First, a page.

Greece Was Downgraded?: Dave's Daily - TheStreet

Greece Was Downgraded?: Dave's Daily

Why would a Greek downgrade at this time spook markets? Didn't anyone with authority over trading other people's money know this was likely?
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Markets were higher early on follow-through momentum from rallies Thursday and Friday but gave up later in the day after a Greek downgrade. Why would a Greek downgrade at this time spook markets? Didn't anyone with authority over trading other people's money know this was likely?

Now I was out most of the day and didn't return until things were rapidly heading south. Materials and energy were leading stock markets lower which really has little to do with Greece directly anyway. Further, the euro held on to most of its gains which was odd given the news.

Volume was once again light making it easy for manipulators to push things around. Breadth was mildly positive perhaps even pushing conditions close to short-term overbought.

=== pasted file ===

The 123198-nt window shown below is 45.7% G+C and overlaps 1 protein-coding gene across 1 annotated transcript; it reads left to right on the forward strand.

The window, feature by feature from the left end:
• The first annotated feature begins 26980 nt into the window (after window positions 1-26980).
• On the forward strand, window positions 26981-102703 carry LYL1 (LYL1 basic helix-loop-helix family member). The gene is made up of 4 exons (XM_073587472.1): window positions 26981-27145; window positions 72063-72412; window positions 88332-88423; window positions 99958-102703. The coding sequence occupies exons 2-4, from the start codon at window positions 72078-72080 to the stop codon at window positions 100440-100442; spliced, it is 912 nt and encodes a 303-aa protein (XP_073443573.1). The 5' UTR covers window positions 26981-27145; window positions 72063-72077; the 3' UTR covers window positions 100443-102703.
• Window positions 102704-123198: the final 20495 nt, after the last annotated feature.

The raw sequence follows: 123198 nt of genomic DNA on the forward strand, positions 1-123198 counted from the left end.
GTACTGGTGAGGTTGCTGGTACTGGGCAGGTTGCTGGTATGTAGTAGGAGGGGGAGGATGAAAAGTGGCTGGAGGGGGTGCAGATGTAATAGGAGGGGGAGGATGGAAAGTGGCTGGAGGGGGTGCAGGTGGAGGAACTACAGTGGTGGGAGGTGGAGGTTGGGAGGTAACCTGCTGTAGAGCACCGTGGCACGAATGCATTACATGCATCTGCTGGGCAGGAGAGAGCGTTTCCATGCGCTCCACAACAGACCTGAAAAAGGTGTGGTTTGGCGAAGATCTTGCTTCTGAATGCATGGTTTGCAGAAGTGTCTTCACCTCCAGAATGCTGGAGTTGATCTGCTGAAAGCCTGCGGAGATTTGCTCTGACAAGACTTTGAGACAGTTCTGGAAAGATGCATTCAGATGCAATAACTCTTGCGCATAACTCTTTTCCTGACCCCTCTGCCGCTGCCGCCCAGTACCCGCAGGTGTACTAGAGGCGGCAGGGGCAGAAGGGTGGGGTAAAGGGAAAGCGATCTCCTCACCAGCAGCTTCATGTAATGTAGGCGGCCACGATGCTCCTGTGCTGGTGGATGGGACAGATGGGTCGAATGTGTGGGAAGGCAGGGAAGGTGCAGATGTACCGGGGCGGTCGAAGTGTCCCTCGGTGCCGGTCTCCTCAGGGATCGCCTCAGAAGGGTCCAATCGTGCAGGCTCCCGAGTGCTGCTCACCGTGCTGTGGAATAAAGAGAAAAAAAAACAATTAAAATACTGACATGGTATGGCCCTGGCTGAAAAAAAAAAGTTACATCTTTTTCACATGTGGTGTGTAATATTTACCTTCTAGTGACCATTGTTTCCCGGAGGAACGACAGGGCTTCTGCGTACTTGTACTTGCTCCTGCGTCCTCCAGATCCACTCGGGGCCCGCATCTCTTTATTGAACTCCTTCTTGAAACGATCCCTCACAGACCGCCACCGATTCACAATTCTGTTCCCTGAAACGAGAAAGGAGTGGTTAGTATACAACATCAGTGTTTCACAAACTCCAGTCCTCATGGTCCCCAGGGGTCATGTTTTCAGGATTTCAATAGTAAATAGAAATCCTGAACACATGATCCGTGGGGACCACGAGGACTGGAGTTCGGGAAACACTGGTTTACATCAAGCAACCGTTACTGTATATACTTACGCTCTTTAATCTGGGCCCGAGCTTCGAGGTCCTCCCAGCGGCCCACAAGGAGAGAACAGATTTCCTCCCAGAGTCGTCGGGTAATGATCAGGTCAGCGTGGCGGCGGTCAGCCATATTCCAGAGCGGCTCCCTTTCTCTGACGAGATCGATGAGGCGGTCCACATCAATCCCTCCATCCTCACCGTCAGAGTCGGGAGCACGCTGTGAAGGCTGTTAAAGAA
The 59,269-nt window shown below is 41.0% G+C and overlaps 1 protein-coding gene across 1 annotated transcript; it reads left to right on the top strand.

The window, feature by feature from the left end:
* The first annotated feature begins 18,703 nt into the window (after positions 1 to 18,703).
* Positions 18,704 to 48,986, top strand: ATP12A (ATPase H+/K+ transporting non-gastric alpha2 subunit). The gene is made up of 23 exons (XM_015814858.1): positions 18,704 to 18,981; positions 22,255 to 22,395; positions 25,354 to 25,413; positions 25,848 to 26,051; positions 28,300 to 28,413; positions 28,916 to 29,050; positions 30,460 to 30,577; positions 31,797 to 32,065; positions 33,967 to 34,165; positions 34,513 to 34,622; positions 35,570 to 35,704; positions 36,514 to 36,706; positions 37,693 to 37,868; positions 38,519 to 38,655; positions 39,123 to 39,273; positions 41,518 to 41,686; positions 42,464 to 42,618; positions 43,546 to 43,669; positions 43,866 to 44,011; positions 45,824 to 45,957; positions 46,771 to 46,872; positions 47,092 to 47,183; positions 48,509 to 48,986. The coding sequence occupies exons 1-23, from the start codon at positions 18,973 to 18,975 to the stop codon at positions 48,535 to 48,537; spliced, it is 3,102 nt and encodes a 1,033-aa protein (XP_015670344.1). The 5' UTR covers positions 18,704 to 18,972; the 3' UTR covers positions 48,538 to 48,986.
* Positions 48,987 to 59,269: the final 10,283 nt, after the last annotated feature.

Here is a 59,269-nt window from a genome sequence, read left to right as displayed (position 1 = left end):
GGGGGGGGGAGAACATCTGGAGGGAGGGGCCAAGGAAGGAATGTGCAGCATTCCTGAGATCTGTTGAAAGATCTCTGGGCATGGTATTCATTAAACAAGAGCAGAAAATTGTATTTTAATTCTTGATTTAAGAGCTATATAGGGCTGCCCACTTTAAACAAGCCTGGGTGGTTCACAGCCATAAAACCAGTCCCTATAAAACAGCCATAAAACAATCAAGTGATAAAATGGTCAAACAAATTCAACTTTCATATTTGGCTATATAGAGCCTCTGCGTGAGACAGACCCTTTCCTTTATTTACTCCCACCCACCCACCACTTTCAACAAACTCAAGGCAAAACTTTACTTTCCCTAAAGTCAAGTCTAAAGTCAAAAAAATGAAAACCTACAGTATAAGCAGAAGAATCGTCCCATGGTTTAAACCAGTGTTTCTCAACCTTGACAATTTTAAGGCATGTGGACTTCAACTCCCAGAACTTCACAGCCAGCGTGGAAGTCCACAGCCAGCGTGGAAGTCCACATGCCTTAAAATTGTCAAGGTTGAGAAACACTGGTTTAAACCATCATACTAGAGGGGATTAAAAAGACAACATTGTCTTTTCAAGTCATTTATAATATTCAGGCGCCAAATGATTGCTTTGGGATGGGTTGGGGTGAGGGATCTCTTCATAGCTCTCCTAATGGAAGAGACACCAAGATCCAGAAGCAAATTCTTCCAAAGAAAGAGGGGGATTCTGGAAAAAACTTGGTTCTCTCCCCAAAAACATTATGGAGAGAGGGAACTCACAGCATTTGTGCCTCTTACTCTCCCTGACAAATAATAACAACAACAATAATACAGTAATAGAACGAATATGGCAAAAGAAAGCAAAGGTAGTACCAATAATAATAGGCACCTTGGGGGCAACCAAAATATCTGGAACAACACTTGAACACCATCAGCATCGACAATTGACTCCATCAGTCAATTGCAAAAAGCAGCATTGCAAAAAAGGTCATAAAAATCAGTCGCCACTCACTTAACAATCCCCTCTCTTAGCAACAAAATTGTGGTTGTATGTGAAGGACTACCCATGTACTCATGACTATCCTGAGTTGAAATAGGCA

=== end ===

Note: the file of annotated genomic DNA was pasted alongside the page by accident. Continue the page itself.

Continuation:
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The NYMO is a market breadth indicator that is based on the difference between the number of advancing and declining issues on the NYSE. When readings are +60/-60 markets are extended short-term. Close to being overbought.

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The McClellan Summation Index is a long-term version of the McClellan Oscillator. It is a market breadth indicator, and interpretation is similar to that of the McClellan Oscillator, except that it is more suited to major trends.  I believe readings of +1000/-1000 reveal markets as much extended. The Summation Index is starting to turn back up.